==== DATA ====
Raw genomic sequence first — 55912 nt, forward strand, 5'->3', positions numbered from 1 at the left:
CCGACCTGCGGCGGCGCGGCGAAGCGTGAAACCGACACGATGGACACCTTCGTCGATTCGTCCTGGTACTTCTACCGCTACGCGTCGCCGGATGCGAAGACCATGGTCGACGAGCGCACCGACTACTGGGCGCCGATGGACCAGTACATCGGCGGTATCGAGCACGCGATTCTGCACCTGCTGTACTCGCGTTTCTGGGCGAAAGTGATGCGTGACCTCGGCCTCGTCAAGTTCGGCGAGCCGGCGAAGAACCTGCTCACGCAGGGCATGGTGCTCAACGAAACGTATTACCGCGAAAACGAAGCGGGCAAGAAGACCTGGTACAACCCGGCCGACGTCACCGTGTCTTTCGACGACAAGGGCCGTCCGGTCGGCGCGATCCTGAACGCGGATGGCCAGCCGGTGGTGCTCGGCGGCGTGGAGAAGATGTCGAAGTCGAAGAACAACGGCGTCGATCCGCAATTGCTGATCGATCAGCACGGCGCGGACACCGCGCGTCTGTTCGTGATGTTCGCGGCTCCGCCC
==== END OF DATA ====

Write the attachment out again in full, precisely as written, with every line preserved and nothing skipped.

Raw genomic sequence first — 55912 nt, forward strand, 5'->3', positions numbered from 1 at the left:
CCGACCTGCGGCGGCGCGGCGAAGCGTGAAACCGACACGATGGACACCTTCGTCGATTCGTCCTGGTACTTCTACCGCTACGCGTCGCCGGATGCGAAGACCATGGTCGACGAGCGCACCGACTACTGGGCGCCGATGGACCAGTACATCGGCGGTATCGAGCACGCGATTCTGCACCTGCTGTACTCGCGTTTCTGGGCGAAAGTGATGCGTGACCTCGGCCTCGTCAAGTTCGGCGAGCCGGCGAAGAACCTGCTCACGCAGGGCATGGTGCTCAACGAAACGTATTACCGCGAAAACGAAGCGGGCAAGAAGACCTGGTACAACCCGGCCGACGTCACCGTGTCTTTCGACGACAAGGGCCGTCCGGTCGGCGCGATCCTGAACGCGGATGGCCAGCCGGTGGTGCTCGGCGGCGTGGAGAAGATGTCGAAGTCGAAGAACAACGGCGTCGATCCGCAATTGCTGATCGATCAGCACGGCGCGGACACCGCGCGTCTGTTCGTGATGTTCGCGGCTCCGCCC